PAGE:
This concert, planned and directed by the distinguished French conductor Sylvain Cambreling, purported to marry together 200 years of French music, from Rameau to Messiaen - the somewhat tenuous link being that the Rameau was being heard in an intervening, 19th-century arrangement.
This concert, planned and directed by the distinguished French conductor Sylvain Cambreling, purported to marry together 200 years of French music, from Rameau to Messiaen - the somewhat tenuous link being that the Rameau was being heard in an intervening, 19th-century arrangement. Well, maybe, but what was more salient to a select, but enthusiastic, Barbican audience, and doubtless to Radio 3 listeners, was that this proved an engaging programme in itself.
Rameau composed his opera Castor et Pollux in 1737, and in 1880, the Belgian musicologist Francois-Auguste Gevaert published a seven-movement suite comprising its overture, five dances and Chaconne, as part of an enterprise to re-establish Rameau as a source-figure of "Frenchness" in music.
In doing so, Gevaert added extra horns here, the extra counterpoint there and realised Rameau's decorations somewhat oddly. And perhaps the balletic Cambreling stirred the mix still more by articulating the results according to crisp 20th-century notions of "authenticity" - one suspected Gevaert would have expected a smoother, more prettified approach. But Rameau's piquant harmonies and tricky syncopations came over the more richly as a result.
Messiaen's earliest orchestral masterpiece L'Ascension - four symphonic meditations (1932-33), which rounded off the programme, is also an extraordinary mix. Its opening paean for brass evoking the Majesty of Christ, and the yearning aspirations for strings of its concluding Prayer of Christ Rising to His Father, throb with Messiaen's unmistakably personal polymodality.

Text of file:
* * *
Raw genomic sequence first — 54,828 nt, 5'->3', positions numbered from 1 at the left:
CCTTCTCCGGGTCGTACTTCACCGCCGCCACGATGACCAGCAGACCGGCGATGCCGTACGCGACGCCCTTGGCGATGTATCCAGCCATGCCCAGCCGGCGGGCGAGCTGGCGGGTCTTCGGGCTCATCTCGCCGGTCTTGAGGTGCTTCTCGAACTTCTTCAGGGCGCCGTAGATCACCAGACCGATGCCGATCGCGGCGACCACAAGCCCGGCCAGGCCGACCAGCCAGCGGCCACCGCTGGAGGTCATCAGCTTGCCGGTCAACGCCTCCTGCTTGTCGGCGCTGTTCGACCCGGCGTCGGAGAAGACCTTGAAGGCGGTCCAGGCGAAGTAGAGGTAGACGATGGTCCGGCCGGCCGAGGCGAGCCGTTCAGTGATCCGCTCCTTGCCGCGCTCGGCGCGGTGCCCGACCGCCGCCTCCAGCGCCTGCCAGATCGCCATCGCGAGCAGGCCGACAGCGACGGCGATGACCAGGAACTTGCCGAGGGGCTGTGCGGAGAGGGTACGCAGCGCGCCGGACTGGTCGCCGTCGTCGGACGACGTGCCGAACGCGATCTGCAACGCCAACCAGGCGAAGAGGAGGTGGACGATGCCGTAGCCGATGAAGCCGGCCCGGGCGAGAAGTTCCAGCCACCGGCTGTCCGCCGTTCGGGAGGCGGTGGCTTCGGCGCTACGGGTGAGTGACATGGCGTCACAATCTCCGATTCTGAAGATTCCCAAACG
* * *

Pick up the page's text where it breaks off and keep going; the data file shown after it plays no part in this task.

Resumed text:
Yet the intervening movements often sound more like off-cuts from Debussy's Le Martyre de Saint Sébastien or - in the fugal dervish-dance that concludes the third movement - some exotic, lost, late ballet by Messiaen's teacher, Dukas. The occasional brass fluff in the fiendishly exposed opening litanies notwithstanding, the BBC Symphony Orchestra gave Cambreling its fervent all.
And between these items, the French pianist Roger Muraro - a gangling presence not without a touch of Jacques Tati about him, as a colleague remarked - appeared to give what was apparently the most radical departure in Messiaen's career. After his early eclecticism and a brief flirtation with serialism around 1950, he reappeared in 1953 with Réveil des oiseaux, a score made up of transcriptions of French birdsong.
The score comprises an obsessive piano Toccata of avian figuration, periodically evoking dawn choruses in up to 20 twittering parts. The whole sound is effervescent. Muraro rippled off the endlessly tricky solo part with the aplomb one would expect from a pupil of Messiaen's second wife, the great pianist Yvonne Loriod, while the orchestra characterised their blackbirds and garden warblers with gleeful joy.Reuse content